2017 Delivers Higher Margins for Corporates

2017 Delivers Higher Margins for Corporates

Using the Economatica system we examined the year-end results for 2017 and found improvement in companies’ Net Margin and Operating Margin with respect to prior years.

With most companies having already reported their fourth quarter 2017 financial statements, we used the Economatica system to aggregate all of the companies in the S&P 500 (excluding financials and insurance), as well as the general market (excluding financials and insurance), to determine TTM Net Margin and Operating Margin for these two groups.

Operating margin is a ratio used to measure a company’s pricing strategy and operating efficiency and operating margin gives analysts an idea of how much a company makes (before interest and taxes) on each dollar of sales. Generally speaking, the higher a company’s operating margin is, the better off the company is. If a company’s margin is increasing, it is earning more per dollar of sales.

In looking at the median operating margin (TTM) for the S&P 500 (ex-financials and insurance) from 2013 to 2017 we made the following observations:

Operating margin (TTM) went from 15.7% in 2013 to 16% in 2014; the median ratio dropped to 15% in 2015 and declined further in 2016 to 14.7%. The ratio began its upward trend for this group in 2017, increasing to 15.8%. This means last year these companies were earning $0.158 (before interest and taxes) for every dollar of sales.

Net margin is an important indicator of a company’s financial health. The ratio often gives a more accurate view of how profitable a business is than its cash flow, and by tracking increases and decreases in its net margin, an analyst can assess whether or not current practices are having a positive influence on profitability.

When we examined the median net margin (TTM) for the S&P 500 (ex-financials and insurance) for the same 5 year period we could see immediately a close alignment with the trend for operating margin.

Net margin (TTM) remained stable at 10.2% in 2013 and 2014; the median ratio dropped to 9.7% in 2015 and declined further in 2016 to 9.6%. The ratio began its upward trend for this group in 2017, increasing to 9.9%. This means these companies made a profit of nearly $0.10 for every dollar of revenue.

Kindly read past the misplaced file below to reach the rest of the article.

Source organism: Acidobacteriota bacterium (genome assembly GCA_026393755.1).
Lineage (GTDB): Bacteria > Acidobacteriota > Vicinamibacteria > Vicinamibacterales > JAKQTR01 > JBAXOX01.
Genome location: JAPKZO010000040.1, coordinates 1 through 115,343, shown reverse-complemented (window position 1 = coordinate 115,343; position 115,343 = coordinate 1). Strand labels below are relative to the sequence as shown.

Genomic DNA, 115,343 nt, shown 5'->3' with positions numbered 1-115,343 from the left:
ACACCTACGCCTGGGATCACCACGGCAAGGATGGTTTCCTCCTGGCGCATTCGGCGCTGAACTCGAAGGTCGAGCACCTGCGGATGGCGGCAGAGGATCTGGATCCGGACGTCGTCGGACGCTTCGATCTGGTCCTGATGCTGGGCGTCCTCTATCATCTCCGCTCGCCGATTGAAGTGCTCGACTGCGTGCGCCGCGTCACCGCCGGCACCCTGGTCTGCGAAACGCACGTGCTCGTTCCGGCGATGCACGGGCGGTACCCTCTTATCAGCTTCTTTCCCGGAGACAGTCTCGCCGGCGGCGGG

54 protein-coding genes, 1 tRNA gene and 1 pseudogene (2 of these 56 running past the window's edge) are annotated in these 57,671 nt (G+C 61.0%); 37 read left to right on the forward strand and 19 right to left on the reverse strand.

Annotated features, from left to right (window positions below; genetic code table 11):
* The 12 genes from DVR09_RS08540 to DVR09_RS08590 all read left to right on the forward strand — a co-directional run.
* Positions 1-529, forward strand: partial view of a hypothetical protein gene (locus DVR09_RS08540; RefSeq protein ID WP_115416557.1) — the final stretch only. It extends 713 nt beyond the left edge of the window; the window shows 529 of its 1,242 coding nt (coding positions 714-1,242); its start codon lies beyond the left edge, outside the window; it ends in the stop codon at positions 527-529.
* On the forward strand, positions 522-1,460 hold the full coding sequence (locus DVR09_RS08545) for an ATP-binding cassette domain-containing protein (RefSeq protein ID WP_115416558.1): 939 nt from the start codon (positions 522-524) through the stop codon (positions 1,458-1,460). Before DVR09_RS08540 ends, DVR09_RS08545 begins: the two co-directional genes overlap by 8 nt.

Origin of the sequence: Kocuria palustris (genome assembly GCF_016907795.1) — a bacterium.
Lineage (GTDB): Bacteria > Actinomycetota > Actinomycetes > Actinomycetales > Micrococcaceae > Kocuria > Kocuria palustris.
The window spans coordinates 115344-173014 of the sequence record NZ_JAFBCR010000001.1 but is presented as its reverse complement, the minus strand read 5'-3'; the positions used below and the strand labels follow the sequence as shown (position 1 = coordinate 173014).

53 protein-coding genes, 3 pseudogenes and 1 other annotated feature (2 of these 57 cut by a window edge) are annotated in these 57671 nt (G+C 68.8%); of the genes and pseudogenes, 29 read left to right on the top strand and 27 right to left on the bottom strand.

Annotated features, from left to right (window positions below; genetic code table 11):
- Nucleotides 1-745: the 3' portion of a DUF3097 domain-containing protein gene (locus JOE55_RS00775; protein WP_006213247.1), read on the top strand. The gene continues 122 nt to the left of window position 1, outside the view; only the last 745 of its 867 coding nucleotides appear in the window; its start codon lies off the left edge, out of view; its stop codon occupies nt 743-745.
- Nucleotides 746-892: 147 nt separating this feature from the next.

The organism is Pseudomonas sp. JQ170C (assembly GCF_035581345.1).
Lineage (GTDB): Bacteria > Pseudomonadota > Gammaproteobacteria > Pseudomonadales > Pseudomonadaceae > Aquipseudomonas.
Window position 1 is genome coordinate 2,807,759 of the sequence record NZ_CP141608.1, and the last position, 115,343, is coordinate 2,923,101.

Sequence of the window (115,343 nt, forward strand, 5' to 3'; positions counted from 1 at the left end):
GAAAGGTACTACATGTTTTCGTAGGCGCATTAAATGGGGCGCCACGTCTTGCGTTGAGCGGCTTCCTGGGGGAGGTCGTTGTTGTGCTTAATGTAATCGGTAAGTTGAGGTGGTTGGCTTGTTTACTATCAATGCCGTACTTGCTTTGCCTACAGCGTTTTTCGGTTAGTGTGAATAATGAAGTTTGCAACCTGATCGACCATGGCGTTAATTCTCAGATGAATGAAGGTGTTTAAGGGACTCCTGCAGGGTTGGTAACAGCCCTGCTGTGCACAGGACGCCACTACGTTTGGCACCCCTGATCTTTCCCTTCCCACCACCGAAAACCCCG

Using the same methodology we examined the general market. Let’s see how these metrics have performed over the same five year period.

When we looked at the median operating margin (TTM) for the general market (ex-financials and insurance) from 2013 to 2017 we determined that:

Operating margin (TTM) declined from 7.3% in 2013 to 6.8% in 2014; the median ratio dropped further to 5.7% in 2015;  and, in 2016, the metric declined a bit further to 5.4%. The general market experienced the same upward trend in 2017, going from 5.4% to 7.1%. The companies of the general market were earning $0.071 (before interest and taxes) for every dollar of sales last year.

When we examined the median net margin (TTM) for the general market (ex-financials and insurance) for this same period we noticed less overlap with operating margin, except for trending upwards last year.

Once again net margin (TTM) for the general market remained stable at 4.2% in 2013 and 2014; the median ratio dropped to 3.2% in 2015 and declined further in 2016 to 2.8%. The ratio began its upward trend for this group in 2017, increasing to 4.1%. This means the companies comprising the general market made a profit of  $0.041 for every dollar of revenue.

The Economatica system offers a range of sophisticated analytic tools and financial data on an easy to use online research platform that empowers asset managers, analysts, and other investment professionals who conduct fundamental and quantitative analysis. Ask us for a free trial today and learn how to make your own observations.

 

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